The optical drive, a DVD-ROM/CD-RW combination model in our test unit, sits toward the front of the right side, easily reachable when you want to pop out the tray. All of the audio ports, including a volume wheel and an S/PDIF port, are located above it. In the lower-right corner of the keyboard, in a spiffy silver panel, sit the XT2's dedicated music controls, which let you use the notebook as a stand-alone CD player. We liked this configuration better than the typical arrangement of controls on the front, which can be awkward to press.
Hate squinting to make out labels? Micron slaps big block letters on almost every part of its notebooks, including the memory, the hard drive, the Mini-PCI compartment, and even the optical drive, just so you don't have to guess.
WHAT'S NOT: The design stumbles in just two minor places. One is the lid release, a big blue latch that could be easier to work. The other is the battery, whose silver pull handle sat so flat against the end we had to pry it up with the tip of a screwdriver. The protective end cap comes off completely, so be careful not to lose it. Fortunately, you'll rarely need to remove the battery.
The XT2 doesn't come loaded with any applications at the $1999 price, so you'll have to pay extra for them.
WHAT ELSE: The XT2 offers all standard notebook connections, with a long, sturdy flip-down cover protecting the parallel, VGA, and serial ports on the back. A sliding door in the cover opens a window on the port for connecting a docking station.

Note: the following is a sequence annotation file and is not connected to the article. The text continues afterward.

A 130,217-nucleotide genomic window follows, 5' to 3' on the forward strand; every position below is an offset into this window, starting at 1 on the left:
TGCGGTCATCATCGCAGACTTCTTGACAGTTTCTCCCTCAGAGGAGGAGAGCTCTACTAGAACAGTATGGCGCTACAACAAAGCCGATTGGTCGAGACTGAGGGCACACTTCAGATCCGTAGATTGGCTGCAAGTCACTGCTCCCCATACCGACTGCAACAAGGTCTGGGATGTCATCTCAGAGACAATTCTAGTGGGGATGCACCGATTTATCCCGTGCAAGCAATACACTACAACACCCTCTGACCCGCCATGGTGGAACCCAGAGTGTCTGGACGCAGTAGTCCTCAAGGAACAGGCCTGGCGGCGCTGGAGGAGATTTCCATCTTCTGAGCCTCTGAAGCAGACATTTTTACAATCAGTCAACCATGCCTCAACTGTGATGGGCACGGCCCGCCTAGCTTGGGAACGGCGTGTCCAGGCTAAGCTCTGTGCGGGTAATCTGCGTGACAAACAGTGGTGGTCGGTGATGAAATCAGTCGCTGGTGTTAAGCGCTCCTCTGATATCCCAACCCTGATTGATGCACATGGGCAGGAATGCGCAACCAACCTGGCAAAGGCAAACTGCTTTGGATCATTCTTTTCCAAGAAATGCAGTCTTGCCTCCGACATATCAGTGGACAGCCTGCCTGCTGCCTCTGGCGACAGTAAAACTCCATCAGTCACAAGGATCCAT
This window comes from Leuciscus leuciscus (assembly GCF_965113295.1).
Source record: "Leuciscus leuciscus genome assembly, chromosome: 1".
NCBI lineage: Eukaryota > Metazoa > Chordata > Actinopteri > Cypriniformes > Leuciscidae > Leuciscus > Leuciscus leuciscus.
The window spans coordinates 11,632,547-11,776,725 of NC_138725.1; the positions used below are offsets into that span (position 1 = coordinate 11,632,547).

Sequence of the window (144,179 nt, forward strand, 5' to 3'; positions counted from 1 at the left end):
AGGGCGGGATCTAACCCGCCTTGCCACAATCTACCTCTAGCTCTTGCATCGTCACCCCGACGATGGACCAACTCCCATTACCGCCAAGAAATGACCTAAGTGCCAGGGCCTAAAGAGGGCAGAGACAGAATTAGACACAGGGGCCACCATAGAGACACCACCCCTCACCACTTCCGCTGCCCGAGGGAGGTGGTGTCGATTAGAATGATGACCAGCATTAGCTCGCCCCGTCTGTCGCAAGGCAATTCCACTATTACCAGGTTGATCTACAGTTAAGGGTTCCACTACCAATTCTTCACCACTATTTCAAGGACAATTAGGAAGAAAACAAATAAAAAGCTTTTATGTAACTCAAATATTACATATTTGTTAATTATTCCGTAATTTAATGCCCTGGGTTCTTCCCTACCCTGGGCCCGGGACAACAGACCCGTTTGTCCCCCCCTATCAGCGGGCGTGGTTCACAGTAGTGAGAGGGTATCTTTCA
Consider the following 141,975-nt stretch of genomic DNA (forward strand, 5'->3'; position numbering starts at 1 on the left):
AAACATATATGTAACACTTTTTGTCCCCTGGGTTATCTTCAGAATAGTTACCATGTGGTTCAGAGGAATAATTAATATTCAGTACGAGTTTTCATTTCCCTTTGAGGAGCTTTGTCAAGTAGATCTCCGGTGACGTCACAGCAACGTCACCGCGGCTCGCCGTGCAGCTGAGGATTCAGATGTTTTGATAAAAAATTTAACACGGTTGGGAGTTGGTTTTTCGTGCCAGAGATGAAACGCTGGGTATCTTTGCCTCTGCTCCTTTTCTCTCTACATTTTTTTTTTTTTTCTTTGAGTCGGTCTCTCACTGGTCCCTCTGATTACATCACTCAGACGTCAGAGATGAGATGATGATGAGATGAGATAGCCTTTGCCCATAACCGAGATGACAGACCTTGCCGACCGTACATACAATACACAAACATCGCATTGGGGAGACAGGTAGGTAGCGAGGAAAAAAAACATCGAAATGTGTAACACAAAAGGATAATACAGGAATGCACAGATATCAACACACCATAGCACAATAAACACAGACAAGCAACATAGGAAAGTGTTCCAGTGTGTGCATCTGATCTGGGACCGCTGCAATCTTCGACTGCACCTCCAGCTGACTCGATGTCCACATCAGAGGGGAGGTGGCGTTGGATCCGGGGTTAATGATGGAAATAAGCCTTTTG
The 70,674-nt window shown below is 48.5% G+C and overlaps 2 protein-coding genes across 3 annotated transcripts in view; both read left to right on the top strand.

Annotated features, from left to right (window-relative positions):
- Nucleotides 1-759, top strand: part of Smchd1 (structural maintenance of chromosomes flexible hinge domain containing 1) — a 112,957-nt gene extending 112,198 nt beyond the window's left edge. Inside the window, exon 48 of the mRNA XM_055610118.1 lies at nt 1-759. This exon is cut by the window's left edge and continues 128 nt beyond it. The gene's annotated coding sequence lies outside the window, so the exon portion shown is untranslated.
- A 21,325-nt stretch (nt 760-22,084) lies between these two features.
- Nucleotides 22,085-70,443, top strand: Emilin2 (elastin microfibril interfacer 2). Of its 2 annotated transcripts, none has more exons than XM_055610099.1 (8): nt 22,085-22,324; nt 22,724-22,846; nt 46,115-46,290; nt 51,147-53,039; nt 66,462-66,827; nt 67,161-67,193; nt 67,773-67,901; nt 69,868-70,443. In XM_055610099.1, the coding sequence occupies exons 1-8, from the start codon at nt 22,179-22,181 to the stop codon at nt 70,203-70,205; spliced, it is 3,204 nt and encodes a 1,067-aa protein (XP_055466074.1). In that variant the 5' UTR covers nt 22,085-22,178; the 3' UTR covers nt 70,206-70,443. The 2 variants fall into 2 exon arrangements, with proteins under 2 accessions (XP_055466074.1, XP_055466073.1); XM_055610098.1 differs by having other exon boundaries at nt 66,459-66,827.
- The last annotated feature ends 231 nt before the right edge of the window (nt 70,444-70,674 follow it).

The XT2 is easy to upgrade and can accommodate a second battery, a second hard drive, or a Zip 250 drive in the modular bay, if you remove the optical drive. The keyboard, which feels solid and easy to type on, has three application-launch buttons and nonskid textured palm rests. The speakers (located above the keyboard) are loud, but their sound is not as robust as that from an external set. Also on the XT2's long list of multimedia extras are an IEEE 1394 port (for connecting DV camcorders and external hard drives) and, on the left side beneath a rubber plug, a composite video-out port for using a TV as a monitor.
The XT2 did well in our performance tests, turning in a battery life of a little over 3 hours. Using a 1-GHz/733-MHz Pentium III-M CPU and running Windows XP Home, the XT2 earned a PC WorldBench 4 score of 96, in line with the only other similarly equipped laptop we've tested, the Compaq Presario 1720, which scored a 95.
UPSHOT: The Micron TransPort XT2 almost does it all, and for a very reasonable price. It doesn't weigh a lot, it includes a big screen and a combination drive, and it looks good. By Carla Thornton